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Pine County, Minnesota

The Pine County Courthouse is located at 635 Northridge Drive NW, Pine City, MN 55063. Phone: 320-591-1400.

TOWNS

Pine County [†] is located midway between the Twin Cities (Minneapolis / St. Paul) and Duluth along Interstate 35. That strategic location has driven many changes in the County over the last decades. The I-35 corridor, along with other trunk routes such as Highway 61, transect the County from north to south for over 50 miles. That easy proximity to metropolitan areas both north and south may be both a blessing and a curse, but it is certainly a strategic reality that has driven and will continue to drive the evolution of the County.

Long before the coming of European settlers, the region now including Pine County was well known to northern Native American tribes whose villages dotted the shores of the area's many lakes and streams. Known by the Native Americans for centuries, these same waterways were also used by the first explorers and traders who entered the area.

Among the earliest Europeans to enter the region were fur traders of the British North West Company. As early as 1804 a semi-permanent "wintering post" was built on the banks of the Snake River. This fur post has been reconstructed by the Minnesota Historical Society and operates as the Northwest Company Fur Post, seasonally offering a visitor center, tours, trails, and events. Pine County's role in the fur trade of the late eighteenth and early nineteenth centuries represented the first organized economic activity to be carried on in the region.

By 1850, the demand for furs had slackened and the supply had decreased. New types of economic activity in the forms of agriculture and lumbering became dominant. As timber cruisers searched along the St. Croix and its tributaries, they found tremendous stands of white pine which could be used to furnish lumber to build homes for the thousands of settlers who were seeking to establish themselves on the middle western frontier. Millions of board feet of lumber were cut and floated from Pine County downstream to the mills along the lower St. Croix River. Most of Pine County's early development came as a result of this lumbering.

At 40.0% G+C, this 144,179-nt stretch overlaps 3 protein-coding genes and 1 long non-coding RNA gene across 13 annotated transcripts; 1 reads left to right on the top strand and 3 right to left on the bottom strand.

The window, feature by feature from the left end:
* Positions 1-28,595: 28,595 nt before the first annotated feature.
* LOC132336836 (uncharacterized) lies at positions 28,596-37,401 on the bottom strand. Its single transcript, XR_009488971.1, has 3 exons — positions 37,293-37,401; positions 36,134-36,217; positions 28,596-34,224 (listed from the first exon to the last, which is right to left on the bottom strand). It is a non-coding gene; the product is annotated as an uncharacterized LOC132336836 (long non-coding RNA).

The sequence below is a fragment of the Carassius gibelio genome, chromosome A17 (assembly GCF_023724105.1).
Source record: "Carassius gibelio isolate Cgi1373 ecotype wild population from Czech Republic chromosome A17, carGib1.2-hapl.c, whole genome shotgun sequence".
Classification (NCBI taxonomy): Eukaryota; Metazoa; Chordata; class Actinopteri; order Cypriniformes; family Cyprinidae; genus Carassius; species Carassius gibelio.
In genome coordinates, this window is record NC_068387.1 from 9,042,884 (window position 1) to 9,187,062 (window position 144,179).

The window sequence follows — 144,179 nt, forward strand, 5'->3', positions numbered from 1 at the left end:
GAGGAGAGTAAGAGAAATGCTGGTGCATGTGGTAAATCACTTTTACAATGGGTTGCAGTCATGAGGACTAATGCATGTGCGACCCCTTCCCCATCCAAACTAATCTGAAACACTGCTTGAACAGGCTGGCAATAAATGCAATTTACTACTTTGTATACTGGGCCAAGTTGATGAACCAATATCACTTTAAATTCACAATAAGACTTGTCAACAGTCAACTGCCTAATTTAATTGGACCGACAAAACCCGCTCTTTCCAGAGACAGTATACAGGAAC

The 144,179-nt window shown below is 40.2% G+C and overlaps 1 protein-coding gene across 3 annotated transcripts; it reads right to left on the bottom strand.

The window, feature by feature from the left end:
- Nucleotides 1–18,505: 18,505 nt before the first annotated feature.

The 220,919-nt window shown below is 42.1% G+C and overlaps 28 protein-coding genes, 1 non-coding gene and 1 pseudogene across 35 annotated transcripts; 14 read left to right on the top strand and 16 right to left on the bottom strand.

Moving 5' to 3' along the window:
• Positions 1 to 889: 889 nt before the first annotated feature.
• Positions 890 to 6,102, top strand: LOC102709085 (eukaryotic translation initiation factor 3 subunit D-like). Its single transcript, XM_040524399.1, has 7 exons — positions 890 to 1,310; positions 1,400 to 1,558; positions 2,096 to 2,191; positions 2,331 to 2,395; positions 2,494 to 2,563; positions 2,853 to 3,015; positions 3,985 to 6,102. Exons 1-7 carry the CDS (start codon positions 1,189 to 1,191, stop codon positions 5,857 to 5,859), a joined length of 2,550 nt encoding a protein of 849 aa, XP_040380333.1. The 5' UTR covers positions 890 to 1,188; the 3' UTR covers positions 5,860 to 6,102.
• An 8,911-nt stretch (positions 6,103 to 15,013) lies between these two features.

Between 1870 and 1872, Pine County was given a boost by the construction of the Northern Pacific Railroad. The boom was cut short by the financial panic of 1873, and it was nearly 1880 when settlement and lumbering began in earnest.

The decades of the 1880's and 1890's saw Pine County pushed to the peak of its economic development. The county's towns and villages were founded during this period as sawmilling centers or supply depots for the multitude of logging camps operating in the vicinity. Logging railroads criss-crossed the county and many small communities such as Rock Creek and Rutledge had as many as five sawmills.

In 1894 a great forest fire devastated much of Pine County, but complete towns were rebuilt from the ashes. By 1905 nearly all of the county's pine forests had been cut off or destroyed by fire. Often forest land was deliberately burned by farmers who believed it would be better suited for agricultural purposes. Many of these farmers were immigrants from Scandinavian countries.

Even as lumbering was at its peak in Pine County, a demand for building stone led to the opening of several quarries along the Kettle and Snake Rivers. Large quarrying operations were carried on for a number of years before the use of structural steel became popular. Copper mining was also attempted in several places. Remains of one such attempt can still be seen near the Snake River at Chengwatana where nearly $300,000 was spent trying to develop a vein.

By World War I, however, agriculture had fully emerged as the backbone of the county's economy. Only in recent years have new types of industry and partial realization of the region's recreational potential begun to change and move economic activity in new directions. Completion of the interstate freeway through the county, for example, has meant the bypassing of all towns, but several local communities, such as Hinckley, have taken advantage of the freeway and provided new auto service stations, restaurants and motels which cater to travelers.

Pine County Comprehensive Plan 2017-2030, www.co.pine.mn.us, accessed August, 2022.

HISTORIC SITES